baby care

advice from Tiffany Masterson, creator of Drunk Elephant and pioneer of “clean beauty”

advice from Tiffany Masterson, creator of Drunk Elephant and pioneer of "clean beauty"

The American calls for more responsibility and transparency on the part of brands, and relies on retinol, vitamin C and an adapted beauty routine.

It’s been a little over a year since the best-selling brand of Sephora stores in the United States took up residence in France. His credo? Minimalist formulas to be combined like a “blender” and colorful packaging. Passing through Paris, Tiffany Masterson, the founder, returned to the success story of Drunk Elephant and its philosophy. But also on the two star ingredients of the moment: vitamin C and retinol.

Prohibited ingredients

For Drunk Elephant, it all started when Tiffany Masterson decided to market a facial cleanser in order to make a small additional salary. “With this experience, I started discussing skin issues with clients, my friends… I tried to find out why they had these problems and I started to analyze the compositions. I was really curious to know how the skin worked, why this or that ingredient was used, and what role it played. Preservative, thickener, antioxidant, vitamin C, perfume, essential oils… What is the purpose of each?»

Tiffany Masterson notes that ingredients are of course integrated into the formulation for their actions on the skin. Others are used to secure the formula, to stabilize it. And finally, that some are just for the marketing argument. “They are present in each product: perfume, dyes, essential oils or even alcohol, which mattifies. All this is not good for the skin. Sodium lauryl sulphate (SLS), for example, is present in all cleansers, although it is very aggressive. It is a small molecule that penetrates, sensitizes and strips the skin. There are also the chemical screens which, in my case, consistently cause redness, rashes, and inflammation. And the silicones, which are just there to make the product silkier, give it a nicer texture. I have therefore identified six categories, the “Suspicious 6”. If we eliminated them, would that allow people to get rid of all their skin problems?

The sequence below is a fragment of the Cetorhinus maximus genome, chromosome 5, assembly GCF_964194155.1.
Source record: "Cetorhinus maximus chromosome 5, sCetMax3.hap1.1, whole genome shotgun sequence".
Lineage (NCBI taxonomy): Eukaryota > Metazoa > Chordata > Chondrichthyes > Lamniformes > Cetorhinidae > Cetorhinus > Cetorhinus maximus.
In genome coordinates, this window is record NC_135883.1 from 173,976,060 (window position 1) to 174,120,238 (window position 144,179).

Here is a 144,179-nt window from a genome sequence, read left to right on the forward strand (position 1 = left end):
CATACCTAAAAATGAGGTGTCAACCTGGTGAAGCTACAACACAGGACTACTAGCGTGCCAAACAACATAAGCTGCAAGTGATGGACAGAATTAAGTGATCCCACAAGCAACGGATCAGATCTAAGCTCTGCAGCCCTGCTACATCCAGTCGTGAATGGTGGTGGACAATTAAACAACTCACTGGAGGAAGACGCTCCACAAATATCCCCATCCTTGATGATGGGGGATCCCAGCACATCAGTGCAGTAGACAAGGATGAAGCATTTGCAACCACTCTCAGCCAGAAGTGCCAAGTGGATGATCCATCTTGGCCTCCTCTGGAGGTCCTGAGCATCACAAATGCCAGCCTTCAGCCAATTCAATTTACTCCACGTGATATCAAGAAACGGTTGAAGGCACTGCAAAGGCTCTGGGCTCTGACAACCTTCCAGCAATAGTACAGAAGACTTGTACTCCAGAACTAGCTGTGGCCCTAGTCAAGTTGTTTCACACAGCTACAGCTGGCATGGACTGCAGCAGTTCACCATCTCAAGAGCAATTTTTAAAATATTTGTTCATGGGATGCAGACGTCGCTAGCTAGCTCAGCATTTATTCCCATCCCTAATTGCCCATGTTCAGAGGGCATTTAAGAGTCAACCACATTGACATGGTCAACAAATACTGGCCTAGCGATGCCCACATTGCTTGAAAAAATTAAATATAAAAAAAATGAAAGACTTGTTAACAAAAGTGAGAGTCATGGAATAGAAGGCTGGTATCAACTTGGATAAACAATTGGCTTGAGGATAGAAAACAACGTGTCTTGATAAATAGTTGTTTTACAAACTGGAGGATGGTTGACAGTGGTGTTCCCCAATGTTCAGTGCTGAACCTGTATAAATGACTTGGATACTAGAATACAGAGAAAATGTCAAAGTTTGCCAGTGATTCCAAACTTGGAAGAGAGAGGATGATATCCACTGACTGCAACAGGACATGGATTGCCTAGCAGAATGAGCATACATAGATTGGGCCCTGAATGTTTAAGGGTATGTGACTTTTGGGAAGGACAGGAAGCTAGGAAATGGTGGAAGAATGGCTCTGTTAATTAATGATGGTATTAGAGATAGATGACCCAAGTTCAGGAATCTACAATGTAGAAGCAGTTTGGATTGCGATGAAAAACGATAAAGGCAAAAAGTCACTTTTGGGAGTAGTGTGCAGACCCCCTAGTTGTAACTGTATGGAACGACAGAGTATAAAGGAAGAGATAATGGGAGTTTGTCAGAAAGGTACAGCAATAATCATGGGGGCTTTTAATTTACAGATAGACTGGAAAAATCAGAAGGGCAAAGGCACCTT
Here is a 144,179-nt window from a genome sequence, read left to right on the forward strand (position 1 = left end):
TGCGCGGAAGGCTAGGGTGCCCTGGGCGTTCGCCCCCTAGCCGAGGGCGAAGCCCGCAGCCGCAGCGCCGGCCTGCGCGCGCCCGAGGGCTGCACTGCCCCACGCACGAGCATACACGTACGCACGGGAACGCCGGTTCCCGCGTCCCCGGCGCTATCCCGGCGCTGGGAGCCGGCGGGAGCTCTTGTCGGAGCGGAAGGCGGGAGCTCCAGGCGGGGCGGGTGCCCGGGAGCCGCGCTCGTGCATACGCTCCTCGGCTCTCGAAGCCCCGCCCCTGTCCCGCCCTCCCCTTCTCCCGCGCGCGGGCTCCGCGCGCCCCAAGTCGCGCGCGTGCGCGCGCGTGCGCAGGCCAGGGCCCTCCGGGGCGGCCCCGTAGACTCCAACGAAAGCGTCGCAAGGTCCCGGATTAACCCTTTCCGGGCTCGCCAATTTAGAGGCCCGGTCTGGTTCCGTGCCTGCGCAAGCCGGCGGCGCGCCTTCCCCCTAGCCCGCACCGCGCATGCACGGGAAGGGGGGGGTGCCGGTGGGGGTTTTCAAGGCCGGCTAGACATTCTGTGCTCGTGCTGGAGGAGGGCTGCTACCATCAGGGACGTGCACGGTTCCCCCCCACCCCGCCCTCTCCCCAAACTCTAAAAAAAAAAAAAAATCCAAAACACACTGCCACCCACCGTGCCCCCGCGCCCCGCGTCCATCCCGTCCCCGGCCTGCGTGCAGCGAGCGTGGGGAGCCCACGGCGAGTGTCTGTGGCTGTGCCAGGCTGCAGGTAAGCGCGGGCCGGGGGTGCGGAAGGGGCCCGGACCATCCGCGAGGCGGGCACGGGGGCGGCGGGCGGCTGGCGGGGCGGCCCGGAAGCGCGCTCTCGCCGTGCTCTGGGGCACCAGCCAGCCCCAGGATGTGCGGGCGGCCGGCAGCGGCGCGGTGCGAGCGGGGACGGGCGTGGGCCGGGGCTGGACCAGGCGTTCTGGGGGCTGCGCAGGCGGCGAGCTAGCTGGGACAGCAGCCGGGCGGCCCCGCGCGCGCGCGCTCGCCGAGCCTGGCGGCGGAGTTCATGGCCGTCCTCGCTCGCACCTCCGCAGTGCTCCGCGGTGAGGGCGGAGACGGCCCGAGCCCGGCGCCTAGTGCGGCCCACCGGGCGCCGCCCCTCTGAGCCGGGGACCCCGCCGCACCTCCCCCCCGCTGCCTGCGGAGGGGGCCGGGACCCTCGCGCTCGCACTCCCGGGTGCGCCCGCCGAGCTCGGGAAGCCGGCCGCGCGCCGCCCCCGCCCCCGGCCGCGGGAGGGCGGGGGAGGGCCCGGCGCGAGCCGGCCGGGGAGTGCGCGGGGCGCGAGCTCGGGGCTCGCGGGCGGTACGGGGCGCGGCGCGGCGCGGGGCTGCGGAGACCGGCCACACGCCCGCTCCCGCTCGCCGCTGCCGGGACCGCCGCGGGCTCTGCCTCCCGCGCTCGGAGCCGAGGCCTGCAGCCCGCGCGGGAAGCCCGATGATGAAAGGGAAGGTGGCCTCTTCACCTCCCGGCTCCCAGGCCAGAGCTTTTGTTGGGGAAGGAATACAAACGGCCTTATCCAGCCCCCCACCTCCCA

The best of both worlds

Tiffany Masterson then begins to look for brands whose products do not display these ingredients. She can’t find any. “At the time, the mindset was that everything that was imagined in the lab was dangerous, and everything that was natural, without danger. Result, pregnant, I used natural products. As soon as I was no longer, I said to myself “too bad” and I used more chemical treatments because I wanted results. The one who is neither a chemist nor a pharmacist, but curious and passionate, wonders if there can be a bridge between these two worlds, with the best of both approaches. “I wanted a new category with synthetic and natural products that were non-hazardous but all good for the skin, free of disruptors and biocompatible. Ingredients that can be absorbed by the skin.”

Our Clean Beauty selection

Clean Beauty before its time

Drunk Elephant was born and is part of the codes of what is now called Clean Beauty. “When I started, the term didn’t exist. In the 3-4 years leading up to the pandemic, people really started to care about ingredients and formulations. Right from the start, I decided to speak very openly and transparently. I think brands should be responsible for what they use, what they give consumers, and what people pay for. We need to back up our claims, do what we say, and provide them with products that deliver on their promises. But I think if a brand uses perfumes, essential oils, and alcohol, they should be held accountable because people end up with skin problems they can’t explain. They say to themselves “I was born with this.” But often that’s not the case and it’s a result of the ingredients they use.”

A desire for transparency that will quickly seduce a public initiated to Clean Beauty by sites like Beautycounter and Goop. “People were previously vigilant with their bodies and what they ingested, but not so much with their skin. The pandemic felt like the phenomenon was accelerating a bit, because everyone had more free time and was at home. Which means more time to hang out on social media and ask more questions. I think we are going in the right direction: it makes brands accountable. Rather than pushing people to blame themselves for these skin problems, it’s now up to brands to stop creating them.”